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  • How To Set Up Your Cat’s Litter Box For Success
    by We’re all About the Cats on December 1, 2023 at 6:11 pm

    Even if your cat has access to outdoor space, you still need to provide them with a litter box as an alternative option. A litter box can help reduce the… Read more » The post How To Set Up Your Cat’s Litter Box For Success appeared first on Cats.com.

  • Feline Fun Friday – Happy National Cat Lover’s Month
    by Catscapades | Cat stories and cat mysteries on December 1, 2023 at 5:20 pm

    December is National Cat Lover’s Month—something most of us celebrate all year long and have for all of our lives. And the more cats we get to know and the more time we spend observing them, the more deeply we love cats. Here’s a gift for you. There’s always been controversy and mystery around where cats came from and how long they’ve been on earth and when they were domesticated. This article makes these questions even more mysterious. Well, not totally. There are some interesting discoveries noted here. I always enjoy learning more about the history of the domestic cat, but it is a little muddy. No one seems to be able to connect the dots. For example in this article you’ll see that cats were first seen as early as five to four million years ago. Human contact with cats dates back to the Middle East around 9,500 years ago. Fossils from cats have been found in China date back 5,300 years. Cats were considered sacred in Egypt around 2465 BC, but there are no authentic records of domesticating of cats before 1500 BC. Some believe domestication started over 12,000 years ago. It’s muddy in my mind, but I’m awfully glad we discovered cats and have domesticated them to a point where we can snuggle with them, but I also appreciate that hint of wild still lingering inside those adorable, furry beings. https://nationaltoday.com/national-cat-lovers-month/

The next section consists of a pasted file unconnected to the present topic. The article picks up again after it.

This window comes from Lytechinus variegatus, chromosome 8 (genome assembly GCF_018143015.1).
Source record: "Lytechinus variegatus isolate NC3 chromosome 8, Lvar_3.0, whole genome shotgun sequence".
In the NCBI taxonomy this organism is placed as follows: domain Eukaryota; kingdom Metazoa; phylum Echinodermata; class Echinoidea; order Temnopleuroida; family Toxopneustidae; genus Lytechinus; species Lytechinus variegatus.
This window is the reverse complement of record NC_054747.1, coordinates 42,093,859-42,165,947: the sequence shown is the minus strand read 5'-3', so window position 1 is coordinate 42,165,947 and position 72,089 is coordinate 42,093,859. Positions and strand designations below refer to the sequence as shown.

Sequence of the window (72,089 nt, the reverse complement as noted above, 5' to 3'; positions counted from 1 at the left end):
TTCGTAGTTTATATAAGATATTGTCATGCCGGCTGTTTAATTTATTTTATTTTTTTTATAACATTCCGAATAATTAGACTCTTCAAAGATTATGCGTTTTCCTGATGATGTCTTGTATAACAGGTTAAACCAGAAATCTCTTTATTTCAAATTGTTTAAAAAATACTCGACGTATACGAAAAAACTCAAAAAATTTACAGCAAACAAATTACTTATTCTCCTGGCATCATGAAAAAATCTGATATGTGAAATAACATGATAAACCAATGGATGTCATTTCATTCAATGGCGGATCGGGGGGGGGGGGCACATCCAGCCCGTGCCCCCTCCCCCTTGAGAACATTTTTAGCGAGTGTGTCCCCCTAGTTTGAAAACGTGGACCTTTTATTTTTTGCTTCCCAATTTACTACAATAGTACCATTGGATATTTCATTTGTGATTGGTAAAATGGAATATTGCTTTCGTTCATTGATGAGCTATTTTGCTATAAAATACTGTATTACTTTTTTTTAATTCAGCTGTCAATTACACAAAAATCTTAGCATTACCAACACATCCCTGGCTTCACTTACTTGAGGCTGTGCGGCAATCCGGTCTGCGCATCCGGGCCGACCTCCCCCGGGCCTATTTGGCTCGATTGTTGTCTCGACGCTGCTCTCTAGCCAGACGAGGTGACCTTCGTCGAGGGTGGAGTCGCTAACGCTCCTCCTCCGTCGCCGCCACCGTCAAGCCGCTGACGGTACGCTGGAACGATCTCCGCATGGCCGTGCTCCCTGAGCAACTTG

• Walk Through The Web Wednesday – 11/29
    by Feline Opines on December 1, 2023 at 4:45 pm